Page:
On Thursday, Credit Suisse announced measures to bolster its liquidity by securing up to $54 billion from Swiss National Bank. The decision followed a steep 30% drop in the bank’s shares, increasing concerns about the banking sector’s deposit crisis. Regulators and financial leaders temporarily stabilized markets following the collapse of Silicon Valley Bank (SVB) last week, but renewed worries about Credit Suisse reignited anxiety.
In a statement, Credit Suisse said the additional liquidity would support its “core businesses and clients as Credit Suisse takes the necessary steps to create a simpler and more focused bank built around client needs.”
Along with the loan from Swiss National Bank, Credit Suisse said it had bought back a large amount of its debt to manage liabilities and expenses better.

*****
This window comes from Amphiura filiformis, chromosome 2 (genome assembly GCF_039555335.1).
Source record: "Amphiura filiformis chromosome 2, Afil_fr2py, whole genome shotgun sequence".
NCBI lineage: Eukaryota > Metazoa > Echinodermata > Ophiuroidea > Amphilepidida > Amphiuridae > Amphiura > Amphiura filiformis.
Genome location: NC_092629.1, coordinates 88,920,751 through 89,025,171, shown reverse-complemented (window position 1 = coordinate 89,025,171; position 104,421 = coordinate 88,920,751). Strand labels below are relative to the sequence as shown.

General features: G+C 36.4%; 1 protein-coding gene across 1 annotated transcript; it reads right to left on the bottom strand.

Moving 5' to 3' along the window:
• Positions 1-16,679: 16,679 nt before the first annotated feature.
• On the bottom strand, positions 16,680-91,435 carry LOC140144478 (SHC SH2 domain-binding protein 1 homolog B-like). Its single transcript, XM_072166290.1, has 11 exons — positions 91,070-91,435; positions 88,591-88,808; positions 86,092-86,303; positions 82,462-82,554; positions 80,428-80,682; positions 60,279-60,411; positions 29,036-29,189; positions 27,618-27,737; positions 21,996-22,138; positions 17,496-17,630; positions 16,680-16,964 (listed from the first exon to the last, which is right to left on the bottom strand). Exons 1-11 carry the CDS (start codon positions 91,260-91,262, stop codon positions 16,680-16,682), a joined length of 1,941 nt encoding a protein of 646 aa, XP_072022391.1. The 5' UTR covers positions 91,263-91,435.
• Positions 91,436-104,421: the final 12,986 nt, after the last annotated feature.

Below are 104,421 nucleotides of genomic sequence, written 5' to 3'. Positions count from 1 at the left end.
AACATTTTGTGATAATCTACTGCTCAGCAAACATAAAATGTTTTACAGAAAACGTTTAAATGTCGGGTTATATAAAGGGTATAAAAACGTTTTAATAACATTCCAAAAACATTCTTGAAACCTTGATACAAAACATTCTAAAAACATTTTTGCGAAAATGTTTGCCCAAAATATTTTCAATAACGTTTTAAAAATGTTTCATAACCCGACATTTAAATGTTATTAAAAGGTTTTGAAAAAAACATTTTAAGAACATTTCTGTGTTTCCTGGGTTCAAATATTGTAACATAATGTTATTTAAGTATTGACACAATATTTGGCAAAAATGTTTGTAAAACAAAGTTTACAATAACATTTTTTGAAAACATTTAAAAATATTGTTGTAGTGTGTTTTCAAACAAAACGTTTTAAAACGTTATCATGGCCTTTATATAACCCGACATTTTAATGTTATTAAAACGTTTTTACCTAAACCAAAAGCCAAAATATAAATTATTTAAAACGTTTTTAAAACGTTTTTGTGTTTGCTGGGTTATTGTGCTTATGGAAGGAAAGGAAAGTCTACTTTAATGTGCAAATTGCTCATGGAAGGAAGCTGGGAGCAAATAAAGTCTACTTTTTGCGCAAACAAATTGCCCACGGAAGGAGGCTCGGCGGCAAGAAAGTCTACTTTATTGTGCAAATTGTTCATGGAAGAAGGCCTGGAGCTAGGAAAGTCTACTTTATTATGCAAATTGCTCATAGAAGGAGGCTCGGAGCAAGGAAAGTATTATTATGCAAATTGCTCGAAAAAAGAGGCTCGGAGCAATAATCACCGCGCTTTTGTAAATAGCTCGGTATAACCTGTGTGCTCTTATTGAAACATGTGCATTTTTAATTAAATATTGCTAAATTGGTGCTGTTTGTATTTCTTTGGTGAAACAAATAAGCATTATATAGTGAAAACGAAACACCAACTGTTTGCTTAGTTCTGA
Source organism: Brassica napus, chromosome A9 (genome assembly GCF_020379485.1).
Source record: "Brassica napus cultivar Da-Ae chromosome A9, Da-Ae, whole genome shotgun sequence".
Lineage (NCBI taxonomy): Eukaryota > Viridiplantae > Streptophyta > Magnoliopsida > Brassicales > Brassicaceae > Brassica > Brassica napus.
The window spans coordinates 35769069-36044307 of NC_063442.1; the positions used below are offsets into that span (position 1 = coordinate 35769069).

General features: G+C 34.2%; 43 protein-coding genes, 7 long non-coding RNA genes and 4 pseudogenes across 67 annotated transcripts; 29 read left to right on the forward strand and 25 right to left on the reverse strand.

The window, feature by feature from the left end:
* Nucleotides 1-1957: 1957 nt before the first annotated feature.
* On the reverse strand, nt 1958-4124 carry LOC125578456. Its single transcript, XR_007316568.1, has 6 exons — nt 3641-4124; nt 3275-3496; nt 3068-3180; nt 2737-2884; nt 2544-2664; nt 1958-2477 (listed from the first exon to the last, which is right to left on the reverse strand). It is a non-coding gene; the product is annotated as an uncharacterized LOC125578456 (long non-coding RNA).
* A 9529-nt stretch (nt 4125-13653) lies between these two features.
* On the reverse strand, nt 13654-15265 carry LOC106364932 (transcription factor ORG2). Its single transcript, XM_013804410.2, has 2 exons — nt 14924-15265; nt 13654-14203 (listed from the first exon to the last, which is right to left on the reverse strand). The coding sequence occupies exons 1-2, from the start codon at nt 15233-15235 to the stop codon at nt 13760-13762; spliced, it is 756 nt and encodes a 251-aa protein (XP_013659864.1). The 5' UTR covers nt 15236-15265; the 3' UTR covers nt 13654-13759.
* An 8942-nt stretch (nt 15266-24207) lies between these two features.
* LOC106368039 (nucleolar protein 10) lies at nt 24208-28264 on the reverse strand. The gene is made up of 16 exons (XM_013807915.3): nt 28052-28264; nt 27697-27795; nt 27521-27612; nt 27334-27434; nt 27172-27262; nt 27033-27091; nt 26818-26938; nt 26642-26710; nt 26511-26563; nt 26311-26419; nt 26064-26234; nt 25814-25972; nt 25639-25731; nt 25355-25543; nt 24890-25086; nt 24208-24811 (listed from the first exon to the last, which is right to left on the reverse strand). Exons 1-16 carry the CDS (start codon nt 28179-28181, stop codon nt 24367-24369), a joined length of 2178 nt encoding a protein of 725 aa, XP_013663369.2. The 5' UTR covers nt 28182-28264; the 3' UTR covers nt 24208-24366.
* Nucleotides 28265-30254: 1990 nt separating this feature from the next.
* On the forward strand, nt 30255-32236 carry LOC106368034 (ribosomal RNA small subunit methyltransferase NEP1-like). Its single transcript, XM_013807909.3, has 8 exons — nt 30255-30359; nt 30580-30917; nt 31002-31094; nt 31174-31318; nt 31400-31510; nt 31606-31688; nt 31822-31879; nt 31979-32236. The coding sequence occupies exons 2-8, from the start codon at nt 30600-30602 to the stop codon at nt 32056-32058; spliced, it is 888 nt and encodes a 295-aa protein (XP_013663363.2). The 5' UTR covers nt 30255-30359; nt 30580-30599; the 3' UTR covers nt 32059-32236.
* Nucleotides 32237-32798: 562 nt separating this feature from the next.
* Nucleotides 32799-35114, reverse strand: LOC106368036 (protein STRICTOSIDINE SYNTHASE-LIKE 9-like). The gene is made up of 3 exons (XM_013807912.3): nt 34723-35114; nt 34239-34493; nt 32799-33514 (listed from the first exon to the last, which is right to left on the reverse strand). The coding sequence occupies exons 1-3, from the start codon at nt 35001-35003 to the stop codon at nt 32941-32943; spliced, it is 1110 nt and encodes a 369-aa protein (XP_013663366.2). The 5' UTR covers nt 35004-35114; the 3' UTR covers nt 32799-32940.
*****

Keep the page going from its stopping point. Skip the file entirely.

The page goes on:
Once a major player on Wall Street, Credit Suisse has experienced compliance failures and other missteps, damaging its reputation with clients and investors. The bank launched a “radical” plan to revamp its operations in October, including cutting 9,000 full-time jobs, spinning off its investment bank, and focusing on wealth management. CNN reports that analysts predict the lender may require additional funds to absorb potential losses in 2023.
Despite the market turmoil caused by the collapse of SVB and Signature Bank in the US, Credit Suisse CEO Ulrich Krner reported that the bank experienced “material good inflows” of money on Monday.